LoopCad came up with 92 fro the basement (embedded slab) 126 for the main floor (staple up) and 130 for the main floor dining room ( 4" concrete with embeded PEX). From everything I've read the last SWT seems way to high for concrete in the dining room. I'm using either panel radiators or baseboard for the loft bedrooms. What I've read about panel radiators and baseboard pretty much stop the derrating on the spec sheets at 140 degrees. Thats kind of where I was getting the 140 from.

    I've been reading a lot of the idronics issues and watching many episodes of coffee with Caleffi. I came across an article in PME and a part in coffee where they used panel radiators and stepped down the tempersature for the other emitter types using proportinal mixing valves. This allowed them all to follow the outdoor reset curve with no "smarts" I really like the idea ,but when they did the poll only 3% said they used proportinal mixing valves. do you have any experience with this?

    I think I've answered some of my other questions too.

    The dining room embedded pex will be tied into the basement for the correct SWT but will have a zone valve tied into the main floor thermostat

    I'm going to run a seperate supply/return to each manifold for the staple up. Makes more sense afterI gave it some thought.

    I did the math for the buffer tank sizing. It came out to 10.7 gallons. I'm going to go with a 30 gallon because that seems to be about the smallest anyone offers. Can you oversize a buffer tank??

    Hopefully I'm heading in the right direction

    Thanks Mark
  • hot_rod
    hot_rod Member Posts: 16,334
    Yes the buffer does add cost and control complexity. I don't know of any exact formula to help decide when a buffer makes sense. Every system performs differently. Most would agree a minimum 10 minute run cycle is a good idea for any boiler.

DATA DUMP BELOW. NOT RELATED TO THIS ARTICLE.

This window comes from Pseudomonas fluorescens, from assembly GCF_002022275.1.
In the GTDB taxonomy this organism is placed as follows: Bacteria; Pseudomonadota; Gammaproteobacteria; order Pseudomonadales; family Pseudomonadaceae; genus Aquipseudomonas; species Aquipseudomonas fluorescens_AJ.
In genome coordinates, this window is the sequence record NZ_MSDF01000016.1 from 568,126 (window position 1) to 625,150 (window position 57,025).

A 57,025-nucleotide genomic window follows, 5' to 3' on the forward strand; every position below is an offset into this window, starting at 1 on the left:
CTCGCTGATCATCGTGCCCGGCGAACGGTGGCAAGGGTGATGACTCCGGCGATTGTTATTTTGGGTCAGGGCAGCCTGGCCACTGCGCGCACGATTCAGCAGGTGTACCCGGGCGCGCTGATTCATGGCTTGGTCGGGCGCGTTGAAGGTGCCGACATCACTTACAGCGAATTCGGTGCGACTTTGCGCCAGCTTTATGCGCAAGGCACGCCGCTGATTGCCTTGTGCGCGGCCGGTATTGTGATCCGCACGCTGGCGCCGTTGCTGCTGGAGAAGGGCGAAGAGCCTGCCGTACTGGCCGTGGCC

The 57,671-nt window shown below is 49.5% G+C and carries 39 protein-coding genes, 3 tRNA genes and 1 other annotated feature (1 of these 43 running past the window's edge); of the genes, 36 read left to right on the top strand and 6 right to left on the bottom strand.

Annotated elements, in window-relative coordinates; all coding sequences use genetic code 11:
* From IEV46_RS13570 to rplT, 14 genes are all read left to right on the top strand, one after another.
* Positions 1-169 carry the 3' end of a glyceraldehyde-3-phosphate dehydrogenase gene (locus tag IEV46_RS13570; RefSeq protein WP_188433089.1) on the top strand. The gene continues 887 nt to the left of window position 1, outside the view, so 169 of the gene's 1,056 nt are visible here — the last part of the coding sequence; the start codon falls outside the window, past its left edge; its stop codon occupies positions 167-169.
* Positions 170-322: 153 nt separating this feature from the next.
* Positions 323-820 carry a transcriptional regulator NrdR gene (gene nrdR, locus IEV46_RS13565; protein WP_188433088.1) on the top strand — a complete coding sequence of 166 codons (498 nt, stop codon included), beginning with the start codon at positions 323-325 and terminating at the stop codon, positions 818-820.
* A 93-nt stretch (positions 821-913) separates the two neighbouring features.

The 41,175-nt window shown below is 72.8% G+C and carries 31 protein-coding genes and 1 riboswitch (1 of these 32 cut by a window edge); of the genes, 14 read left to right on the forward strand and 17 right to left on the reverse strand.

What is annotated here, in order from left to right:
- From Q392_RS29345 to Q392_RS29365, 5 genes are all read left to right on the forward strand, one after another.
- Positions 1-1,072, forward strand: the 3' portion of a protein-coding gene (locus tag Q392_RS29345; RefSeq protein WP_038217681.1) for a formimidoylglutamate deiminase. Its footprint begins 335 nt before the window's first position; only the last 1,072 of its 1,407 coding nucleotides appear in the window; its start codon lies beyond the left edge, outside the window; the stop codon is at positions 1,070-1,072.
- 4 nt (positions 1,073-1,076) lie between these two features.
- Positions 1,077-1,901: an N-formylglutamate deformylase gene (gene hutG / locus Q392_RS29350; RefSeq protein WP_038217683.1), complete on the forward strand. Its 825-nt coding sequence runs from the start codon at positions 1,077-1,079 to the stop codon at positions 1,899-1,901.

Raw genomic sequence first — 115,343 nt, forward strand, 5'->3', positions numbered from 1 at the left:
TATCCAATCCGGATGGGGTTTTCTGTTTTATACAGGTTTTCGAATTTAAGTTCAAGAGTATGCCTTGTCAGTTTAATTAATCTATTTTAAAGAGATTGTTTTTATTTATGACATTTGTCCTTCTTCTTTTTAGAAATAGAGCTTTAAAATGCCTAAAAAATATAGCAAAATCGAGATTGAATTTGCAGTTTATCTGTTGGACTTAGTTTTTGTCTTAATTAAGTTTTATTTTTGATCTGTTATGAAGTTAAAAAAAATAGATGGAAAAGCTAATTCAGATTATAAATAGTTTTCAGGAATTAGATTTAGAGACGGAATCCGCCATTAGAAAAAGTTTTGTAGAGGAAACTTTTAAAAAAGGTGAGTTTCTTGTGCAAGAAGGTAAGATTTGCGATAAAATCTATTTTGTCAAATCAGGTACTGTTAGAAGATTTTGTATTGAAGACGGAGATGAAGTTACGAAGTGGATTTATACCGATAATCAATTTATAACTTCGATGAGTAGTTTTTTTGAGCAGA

I think that manual mix valve tracking with ODR is an underutilized method. And you have the ability to throw an actuator on it if you want more control later on.

    6 &12 gallon electric tanks are fairly easy to find for buffers. But you do need to adapt the connection sized. No harm in oversizing a buffer.

    Boiler Buddy has an 18 gallon buffer with 1-1/4 connections. They have a sizer on the website. www.hotwaterproducts.com
    Bob "hot rod" Rohr
    trainer for Caleffi NA
    Living the hydronic dream
  • Jolly Bodger
    Jolly Bodger Member Posts: 209
    that temp for dining room PEX does seem high. but it is all based on spacing and required BTU per Square Foot needed. what is the spacing?
  • styxplo
    styxplo Member Posts: 49
    The load for that room is 5800 btu. There are a lot of windows. The tube spacing is 9”. I was thinking that you had to keep the SWT for PEX embedded in concrete closer to 100
  • Jolly Bodger
    Jolly Bodger Member Posts: 209
    It's all based on the spacing and how many BTUs you need. Room load (5800) divided by SQFT of floor with radiant tubing. give your BTU demand per SQFT. Then look on the 9" spacing curve for that point will tell you the SWT you need. This of course is the MAX needed at design temp.